Post-docotoral Researcher, NUFFIELD DEPARTMENT FOR ORTHOPAEDICS, RHEUMATOLOGY AND MUSCULOSKELETAL SCIENCES
I am a different kind of researcher from those you usually find working at the University of Oxford Medical Sciences Division. I am not a doctor, a health professional, or even a statistician — I am a science communicator and a meta-researcher, which means I work on research-on-research.
I investigate solutions to help researchers and organisations communicate about their projects and findings in a clear way for every audience, without losing precision or completeness.
I am a researcher in the EQUATOR team. The UK EQUATOR Centre investigates the problem of health research reporting and alternatives to reduce the research waste created when science communication is suboptimal. We want to improve the way scientists communicate their studies both among themselves and to the public outside academia.
DPhil Student, Biology
I'm a DPhil (PhD) student investigating the effects of climate change on big cat habitats in order to combine climate and conservation science.
I previously completed an integrated master's degree in Geological Sciences at the University of Leeds, in which I covered a broad range of Earth and environmental science topics. During this degree, I studied at Monash University for a year, focusing on climate science and benefitting from the diverse array of leading scientists in Australia. For the master's project, I recreated marine food webs from the Jurassic period.
Following this, I undertook an internship with the Climatic Research Unit at the University of East Anglia, predicting past climatic change in Norfolk and Siberia using tree rings. I then undertook a second master's, also at Leeds, in Biodiversity and Conservation, studying rewilding in Portugal and African field ecology. In my spare time, I act in the Oxford University Drama Society and the Oxford Revue.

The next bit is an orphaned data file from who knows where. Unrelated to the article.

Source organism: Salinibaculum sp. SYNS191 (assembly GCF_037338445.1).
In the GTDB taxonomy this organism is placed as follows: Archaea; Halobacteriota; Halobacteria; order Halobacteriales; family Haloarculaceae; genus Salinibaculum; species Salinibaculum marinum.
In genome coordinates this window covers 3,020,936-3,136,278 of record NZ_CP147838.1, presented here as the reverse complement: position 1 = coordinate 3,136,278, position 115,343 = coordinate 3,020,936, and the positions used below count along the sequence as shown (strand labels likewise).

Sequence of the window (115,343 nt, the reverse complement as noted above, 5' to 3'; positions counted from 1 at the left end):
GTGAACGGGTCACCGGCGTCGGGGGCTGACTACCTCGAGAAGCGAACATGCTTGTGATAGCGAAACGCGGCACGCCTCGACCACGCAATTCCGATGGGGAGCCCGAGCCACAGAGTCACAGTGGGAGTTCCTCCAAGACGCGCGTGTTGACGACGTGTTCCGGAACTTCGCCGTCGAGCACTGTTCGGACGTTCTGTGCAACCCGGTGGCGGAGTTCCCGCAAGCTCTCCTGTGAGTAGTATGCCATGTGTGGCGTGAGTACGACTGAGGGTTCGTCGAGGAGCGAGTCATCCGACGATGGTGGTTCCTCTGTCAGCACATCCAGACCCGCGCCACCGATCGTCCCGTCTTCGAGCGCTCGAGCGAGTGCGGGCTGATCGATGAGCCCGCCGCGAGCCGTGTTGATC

Click here to visit Tom's Twitter profile
Click here to visit Tom's WildCRU webpage
Click here to visit Tom's profile on the Department of Biology website
DPhil student, Nuffield Department of Population Health
Hello, I am Uchenna Gwacham. I am a medical doctor, public health practitioner, and researcher. Before coming to Oxford, I worked as a strategic technical advisor for healthcare leaders in the private, faith-based and public health sectors in Nigeria.
I received my medical training in the Philippines and obtained my Masters in public health at the University of Liverpool, England. I am currently a Clarendon/NDPH/Balliol college scholar studying for a DPhil at the Nuffield Department of Population Health, University of Oxford. My project focuses on developing a framework for community-based prevention of stillbirths in Nigeria.
I established and serve as the lead facilitator at Genete Resource Centre for Women, a technology-based non-profit providing free maternal health education, counselling, and support for Nigerian women throughout pregnancy and beyond.
We can't wait to share the wonderful videos they'll be creating, so watch this space.
You can read about last year's cohort of Ambassadors by clicking here.
Click here to find out more about Oxford Sparks and what we do.